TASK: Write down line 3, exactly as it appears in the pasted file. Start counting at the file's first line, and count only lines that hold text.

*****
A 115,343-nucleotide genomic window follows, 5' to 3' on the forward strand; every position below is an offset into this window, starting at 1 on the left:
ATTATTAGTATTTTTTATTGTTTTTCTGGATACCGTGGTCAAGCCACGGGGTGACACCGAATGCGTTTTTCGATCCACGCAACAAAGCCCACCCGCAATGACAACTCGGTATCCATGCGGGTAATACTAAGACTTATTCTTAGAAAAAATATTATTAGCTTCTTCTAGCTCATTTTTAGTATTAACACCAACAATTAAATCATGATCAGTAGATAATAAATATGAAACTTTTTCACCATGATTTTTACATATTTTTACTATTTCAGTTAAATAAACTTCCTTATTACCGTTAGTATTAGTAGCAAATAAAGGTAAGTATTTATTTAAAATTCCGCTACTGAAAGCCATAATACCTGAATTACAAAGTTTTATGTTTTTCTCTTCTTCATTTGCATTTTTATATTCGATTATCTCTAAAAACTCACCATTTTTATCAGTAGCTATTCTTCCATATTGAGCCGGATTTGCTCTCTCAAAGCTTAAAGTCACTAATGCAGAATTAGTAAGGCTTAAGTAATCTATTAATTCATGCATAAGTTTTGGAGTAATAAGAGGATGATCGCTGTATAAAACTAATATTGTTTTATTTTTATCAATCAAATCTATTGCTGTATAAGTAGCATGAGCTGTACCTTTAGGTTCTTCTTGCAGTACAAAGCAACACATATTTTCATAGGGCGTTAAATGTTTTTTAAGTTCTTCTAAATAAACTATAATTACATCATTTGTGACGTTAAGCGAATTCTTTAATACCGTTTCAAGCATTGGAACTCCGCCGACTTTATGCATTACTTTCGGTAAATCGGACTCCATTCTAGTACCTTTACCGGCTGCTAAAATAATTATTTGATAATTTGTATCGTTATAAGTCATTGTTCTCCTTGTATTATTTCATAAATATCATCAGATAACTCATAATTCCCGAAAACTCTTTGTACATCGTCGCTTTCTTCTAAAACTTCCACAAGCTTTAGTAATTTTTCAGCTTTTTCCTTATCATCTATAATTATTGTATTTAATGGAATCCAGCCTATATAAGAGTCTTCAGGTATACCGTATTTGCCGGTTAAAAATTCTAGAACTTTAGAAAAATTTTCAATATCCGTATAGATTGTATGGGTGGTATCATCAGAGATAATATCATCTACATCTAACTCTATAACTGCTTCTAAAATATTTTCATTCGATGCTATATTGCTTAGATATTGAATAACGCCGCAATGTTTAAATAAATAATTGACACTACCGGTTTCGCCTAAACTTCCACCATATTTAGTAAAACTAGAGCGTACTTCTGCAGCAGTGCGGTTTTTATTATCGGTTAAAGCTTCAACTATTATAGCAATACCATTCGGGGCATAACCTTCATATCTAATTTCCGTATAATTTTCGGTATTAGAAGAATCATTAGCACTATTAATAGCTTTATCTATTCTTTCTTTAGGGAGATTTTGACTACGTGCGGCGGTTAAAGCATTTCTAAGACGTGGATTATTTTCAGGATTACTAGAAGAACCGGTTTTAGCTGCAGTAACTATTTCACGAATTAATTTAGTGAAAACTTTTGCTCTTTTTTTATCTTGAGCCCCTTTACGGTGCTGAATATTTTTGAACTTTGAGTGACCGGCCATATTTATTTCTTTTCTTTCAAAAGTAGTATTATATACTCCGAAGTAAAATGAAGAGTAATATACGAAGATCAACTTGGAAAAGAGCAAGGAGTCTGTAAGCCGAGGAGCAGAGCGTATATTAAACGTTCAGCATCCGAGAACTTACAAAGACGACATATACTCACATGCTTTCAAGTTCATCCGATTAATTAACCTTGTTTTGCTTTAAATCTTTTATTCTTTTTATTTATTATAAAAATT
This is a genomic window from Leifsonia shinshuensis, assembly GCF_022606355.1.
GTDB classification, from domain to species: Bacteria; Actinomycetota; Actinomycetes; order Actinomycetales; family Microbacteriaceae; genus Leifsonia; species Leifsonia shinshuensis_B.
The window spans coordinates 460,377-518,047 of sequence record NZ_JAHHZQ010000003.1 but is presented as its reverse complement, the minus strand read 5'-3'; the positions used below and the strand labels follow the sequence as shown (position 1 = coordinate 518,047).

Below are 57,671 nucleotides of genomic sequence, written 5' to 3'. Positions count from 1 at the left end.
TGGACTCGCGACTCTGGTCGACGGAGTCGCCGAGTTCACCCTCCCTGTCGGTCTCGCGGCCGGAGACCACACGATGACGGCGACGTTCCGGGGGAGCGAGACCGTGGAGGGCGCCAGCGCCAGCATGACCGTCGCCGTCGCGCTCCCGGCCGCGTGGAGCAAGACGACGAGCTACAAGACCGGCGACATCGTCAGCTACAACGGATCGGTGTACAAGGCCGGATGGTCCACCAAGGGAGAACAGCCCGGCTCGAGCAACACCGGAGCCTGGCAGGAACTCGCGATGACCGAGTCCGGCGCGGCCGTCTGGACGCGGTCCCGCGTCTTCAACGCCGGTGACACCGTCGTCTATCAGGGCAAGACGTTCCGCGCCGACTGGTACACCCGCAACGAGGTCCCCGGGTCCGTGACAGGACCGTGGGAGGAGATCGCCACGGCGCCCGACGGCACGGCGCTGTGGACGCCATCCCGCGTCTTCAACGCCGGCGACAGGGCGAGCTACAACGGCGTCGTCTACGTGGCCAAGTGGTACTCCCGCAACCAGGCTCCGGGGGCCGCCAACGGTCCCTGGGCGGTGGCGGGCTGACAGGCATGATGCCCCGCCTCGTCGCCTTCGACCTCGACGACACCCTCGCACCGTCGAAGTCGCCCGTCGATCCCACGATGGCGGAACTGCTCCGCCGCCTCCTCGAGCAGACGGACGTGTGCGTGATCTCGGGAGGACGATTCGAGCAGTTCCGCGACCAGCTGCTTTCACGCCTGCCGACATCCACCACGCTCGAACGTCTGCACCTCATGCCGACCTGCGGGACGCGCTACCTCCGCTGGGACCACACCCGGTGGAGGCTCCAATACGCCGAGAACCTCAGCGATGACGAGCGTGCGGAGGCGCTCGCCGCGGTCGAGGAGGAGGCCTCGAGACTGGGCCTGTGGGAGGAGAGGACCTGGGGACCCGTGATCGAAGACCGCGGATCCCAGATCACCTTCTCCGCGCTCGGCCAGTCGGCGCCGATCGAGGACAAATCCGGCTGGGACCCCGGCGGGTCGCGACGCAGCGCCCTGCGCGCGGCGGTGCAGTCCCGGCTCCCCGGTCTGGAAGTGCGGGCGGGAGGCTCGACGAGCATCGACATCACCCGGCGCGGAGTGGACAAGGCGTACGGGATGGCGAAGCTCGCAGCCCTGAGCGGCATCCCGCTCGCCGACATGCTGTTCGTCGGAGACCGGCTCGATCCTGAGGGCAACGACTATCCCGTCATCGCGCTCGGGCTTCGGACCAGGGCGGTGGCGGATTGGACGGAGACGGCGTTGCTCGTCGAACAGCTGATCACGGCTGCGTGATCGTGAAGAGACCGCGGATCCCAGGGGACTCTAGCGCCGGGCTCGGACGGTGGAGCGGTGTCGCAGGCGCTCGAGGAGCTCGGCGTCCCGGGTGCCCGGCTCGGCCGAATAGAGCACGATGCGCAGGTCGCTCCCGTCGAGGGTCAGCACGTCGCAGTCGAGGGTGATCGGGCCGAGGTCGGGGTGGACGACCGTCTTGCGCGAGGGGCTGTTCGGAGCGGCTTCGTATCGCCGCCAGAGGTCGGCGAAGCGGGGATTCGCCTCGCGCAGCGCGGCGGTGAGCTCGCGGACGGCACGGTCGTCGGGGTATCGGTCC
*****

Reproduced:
This is a genomic window from Leifsonia shinshuensis, assembly GCF_022606355.1.